Dual Contradictory Effects of Self-Objectification on Sexual Satisfaction
- 379 Downloads
Objectification theory provides an explanatory conceptual framework for describing women’s lived experiences. The goal of this study was to examine the relations between media consumption, self-sexualizing behavior, and sexual satisfaction within the objectification framework. Responses from a sample of 298 married Iranian women, chosen using multistage and cluster sampling methods, were collected to explore this relationship. The results revealed that while most of the variables had a negative effect on sexual satisfaction, self-sexualizing behavior had a positive effect. The link between media consumption and sexual satisfaction was mediated by body shame and self-sexualizing behavior. Media consumption, body surveillance, and body shame were positively associated with self-sexualizing behavior and accounted for approximately 24% of its variance. Discussion focuses on the contradictory effect of self-objectification and self-sexualizing behavior on sexual satisfaction.
KeywordsMedia consumption Body surveillance Body shame Self-sexualizing behavior Sexual satisfaction
We thank Professor Tavakol of the University of Tehran for his significant influence in forming the theoretical aspect of our work and his great help in improving the present study through his informative review. Also, many researchers in the department of Social Science and Business Studies at the University of Eastern Finland have been very helpful during different stages of this study and must be greatly thanked. Our special thanks goes to the participating women, living in the religious context of Iran, who put their trust in the project and the researcher and reported some intimate details of their private lives.
The authors received no financial support for the research, authorship, and/or publication of this article.
Compliance with Ethical Standards
Conflict of interest
The authors declare no conflicts of interest relating financial or personal relationships that may bias the work.
All procedures performed in studies involving human participants were in accordance with the ethical standards of the institutional and/or national research committee and with the 1964 Helsinki Declaration and its later amendments or comparable ethical standards.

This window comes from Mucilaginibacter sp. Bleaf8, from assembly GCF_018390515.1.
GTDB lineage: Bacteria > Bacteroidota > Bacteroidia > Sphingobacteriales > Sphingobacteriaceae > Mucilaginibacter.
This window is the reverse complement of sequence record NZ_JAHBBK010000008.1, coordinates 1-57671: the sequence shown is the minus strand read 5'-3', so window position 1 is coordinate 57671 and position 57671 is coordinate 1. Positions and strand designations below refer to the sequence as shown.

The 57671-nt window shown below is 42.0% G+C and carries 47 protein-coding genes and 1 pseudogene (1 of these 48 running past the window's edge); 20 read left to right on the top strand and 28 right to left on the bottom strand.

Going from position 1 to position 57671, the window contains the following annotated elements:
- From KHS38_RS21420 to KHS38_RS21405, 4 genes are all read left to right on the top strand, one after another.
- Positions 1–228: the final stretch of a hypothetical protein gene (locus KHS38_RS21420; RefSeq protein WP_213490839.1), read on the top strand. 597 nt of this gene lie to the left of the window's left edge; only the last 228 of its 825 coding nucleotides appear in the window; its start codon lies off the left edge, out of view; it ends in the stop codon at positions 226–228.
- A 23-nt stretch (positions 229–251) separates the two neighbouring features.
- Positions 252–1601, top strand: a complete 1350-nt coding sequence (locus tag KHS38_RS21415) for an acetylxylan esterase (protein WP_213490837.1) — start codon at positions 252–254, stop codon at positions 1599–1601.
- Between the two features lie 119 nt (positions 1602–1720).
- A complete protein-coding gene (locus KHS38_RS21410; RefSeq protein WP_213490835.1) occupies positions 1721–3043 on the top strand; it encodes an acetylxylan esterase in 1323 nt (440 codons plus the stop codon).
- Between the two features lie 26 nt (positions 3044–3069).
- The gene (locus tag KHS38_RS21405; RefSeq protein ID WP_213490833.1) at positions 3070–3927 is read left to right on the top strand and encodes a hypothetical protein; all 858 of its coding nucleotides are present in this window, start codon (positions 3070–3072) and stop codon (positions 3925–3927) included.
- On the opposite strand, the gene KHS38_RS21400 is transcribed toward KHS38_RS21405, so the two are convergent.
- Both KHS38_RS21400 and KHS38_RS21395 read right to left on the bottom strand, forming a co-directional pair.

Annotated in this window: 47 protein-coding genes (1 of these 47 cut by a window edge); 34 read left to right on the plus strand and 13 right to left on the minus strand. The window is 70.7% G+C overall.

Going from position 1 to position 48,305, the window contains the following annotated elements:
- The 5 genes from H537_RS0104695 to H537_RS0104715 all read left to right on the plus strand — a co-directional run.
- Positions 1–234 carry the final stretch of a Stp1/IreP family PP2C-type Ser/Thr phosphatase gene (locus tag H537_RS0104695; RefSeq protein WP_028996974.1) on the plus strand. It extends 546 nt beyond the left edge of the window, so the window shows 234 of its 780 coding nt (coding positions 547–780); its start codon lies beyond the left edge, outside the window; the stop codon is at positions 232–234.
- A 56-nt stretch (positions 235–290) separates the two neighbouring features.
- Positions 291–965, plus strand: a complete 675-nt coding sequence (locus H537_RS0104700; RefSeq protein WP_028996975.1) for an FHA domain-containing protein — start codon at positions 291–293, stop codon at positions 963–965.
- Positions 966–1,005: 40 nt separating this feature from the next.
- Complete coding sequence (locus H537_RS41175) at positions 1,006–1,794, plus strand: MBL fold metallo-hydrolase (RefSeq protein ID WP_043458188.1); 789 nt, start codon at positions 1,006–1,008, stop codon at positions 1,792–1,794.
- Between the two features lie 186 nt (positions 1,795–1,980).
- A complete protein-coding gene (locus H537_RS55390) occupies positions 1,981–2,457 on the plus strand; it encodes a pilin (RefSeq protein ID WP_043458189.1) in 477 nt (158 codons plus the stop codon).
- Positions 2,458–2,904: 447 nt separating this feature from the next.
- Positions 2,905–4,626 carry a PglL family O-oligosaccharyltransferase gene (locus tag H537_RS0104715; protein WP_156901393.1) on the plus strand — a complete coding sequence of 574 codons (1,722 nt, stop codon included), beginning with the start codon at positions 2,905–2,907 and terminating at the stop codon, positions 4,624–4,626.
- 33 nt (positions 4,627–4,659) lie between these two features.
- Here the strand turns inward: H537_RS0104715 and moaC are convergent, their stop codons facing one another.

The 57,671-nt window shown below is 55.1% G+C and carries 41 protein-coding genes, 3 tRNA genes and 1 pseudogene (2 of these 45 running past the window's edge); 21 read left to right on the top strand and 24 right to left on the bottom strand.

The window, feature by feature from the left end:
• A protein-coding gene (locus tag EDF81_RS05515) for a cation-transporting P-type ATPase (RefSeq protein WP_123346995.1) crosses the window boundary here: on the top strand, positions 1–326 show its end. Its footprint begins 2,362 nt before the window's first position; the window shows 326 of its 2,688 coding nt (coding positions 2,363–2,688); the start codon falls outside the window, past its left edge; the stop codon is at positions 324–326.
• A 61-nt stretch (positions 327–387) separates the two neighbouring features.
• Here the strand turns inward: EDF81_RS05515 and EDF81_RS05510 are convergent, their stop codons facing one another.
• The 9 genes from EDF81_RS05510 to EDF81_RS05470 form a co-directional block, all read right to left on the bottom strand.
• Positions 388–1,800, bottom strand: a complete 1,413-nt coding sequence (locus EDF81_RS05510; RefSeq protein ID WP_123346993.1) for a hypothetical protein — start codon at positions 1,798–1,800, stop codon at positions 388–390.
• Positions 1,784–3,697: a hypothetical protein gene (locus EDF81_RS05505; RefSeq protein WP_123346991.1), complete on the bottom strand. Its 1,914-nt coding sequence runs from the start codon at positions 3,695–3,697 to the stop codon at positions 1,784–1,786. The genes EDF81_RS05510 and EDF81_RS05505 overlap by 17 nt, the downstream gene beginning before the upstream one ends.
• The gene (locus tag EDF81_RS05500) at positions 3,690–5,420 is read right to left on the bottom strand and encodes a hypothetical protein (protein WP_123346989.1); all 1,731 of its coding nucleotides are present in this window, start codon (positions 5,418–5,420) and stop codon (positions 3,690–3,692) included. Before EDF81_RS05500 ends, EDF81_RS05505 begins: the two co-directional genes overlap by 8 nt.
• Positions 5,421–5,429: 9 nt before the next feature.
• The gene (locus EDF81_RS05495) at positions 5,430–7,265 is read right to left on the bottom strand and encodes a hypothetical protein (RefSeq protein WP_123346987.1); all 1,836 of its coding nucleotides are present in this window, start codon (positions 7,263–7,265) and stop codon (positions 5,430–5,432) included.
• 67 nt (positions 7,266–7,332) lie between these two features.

Informed consent was obtained from all women who participated in the study.
- American Psychological Association, Task Force on the Sexual-objectification of Girls. (2010). Report of the APA task force on the sexual-objectification of girls. http://www.apa.org/pi/women/ programs/girls/report-full.pdf.
- Bannon, W. M. (2013). The 7 Steps of Data Analysis: A Manual for Conducting a Quantitative Analysis. New York: Statewhisperer Press.Google Scholar
- Bay-Chen, L. Y., Livingston, J. A., & Fava, N. M. (2012). “Not always a clear path”: Making space for peers, adults, and complexity in adolescent girls’ sexual development. In E. L. Zurbriggen & T. A. Roberts (Eds.), The sexualizing of girls and girlhood: Causes, consequences, and resistance (pp. 257–277). New York, NY: Oxford University Press.Google Scholar
- Dinarvand, R. (2014). Annual Iranian cosmetics bill at $2b. Iran-daily news. http://www.iran-daily.com/News/57023.html.
- Dittmar, H. (2008). Consumer culture, identity, and well-being: the search for the “good life” and “body perfect”. European Monographs in Social Psychology. London: Psychology press.Google Scholar
- Goffman, E. (1959). The presentation of self in everyday life. Harmondsworth: Penguin Press.Google Scholar
- Hakim, Catherine. (2011). Honey money: The power of erotic capital. London: Allen lone.Google Scholar
- Jannati, A. (2013). When 71 per cent of Iranians watching satellite. TABNAK: Professional News Site(Persian). http://www.tabnak.ir/fa/news/365680/.
- Lance, L. (2006). Searching for love and sex: A review and analysis of mainstream and explicit personal ads. In T. Reichert & J. Lambiase (Eds.), Sex in consumer culture: The erotic content of media and marketing (pp. 337–351). Mahwah, NJ: Erlbaum.Google Scholar
- Mosavian, S. M. (2016). 53 per cent of Iranians are member of social media. Mehr News Agency (Persian). http://www.mehrnews.com/news/3721091/.
- Pardun, C. J., & Forde, K. R. (2006). Sexual content of television commercials watched by early adolescents. In T. Reichert & J. Lambiase (Eds.), Sex in consumer culture: The erotic content of media and marketing (pp. 125–139). Mahwah, NJ: Erlbaum.Google Scholar
- Stulhofer, A., Busko, V., & Brouillard, P. (2011). The new sexual satisfaction scale and its short form. In T. D. Fisher, C. M. Davis, W. L. Yarber, & S. L. Davis (Eds.), Handbook of sexuality-related measures (pp. 530–532). Thousand Oaks, CA: Sage.Google Scholar
- Szalai, I. (2015) Market focus: Beauty growth dynamics in the middle East and Turkey. http://blog.euromonitor.com/2015/04/market-focus-beauty-growth-dynamics-in-the-middle-east-and-turkey.html.
- Vandenbosch, L., & Eggermont, S. (2012). Understanding sexual objectification: A comprehensive approach toward media exposure and girl’s internalization of beauty ideals, self-objectification and body surveillance. Journal of Communication, 62(5), 869–887. doi: 10.1111/j.1460-2466.2012.01667.x.CrossRefGoogle Scholar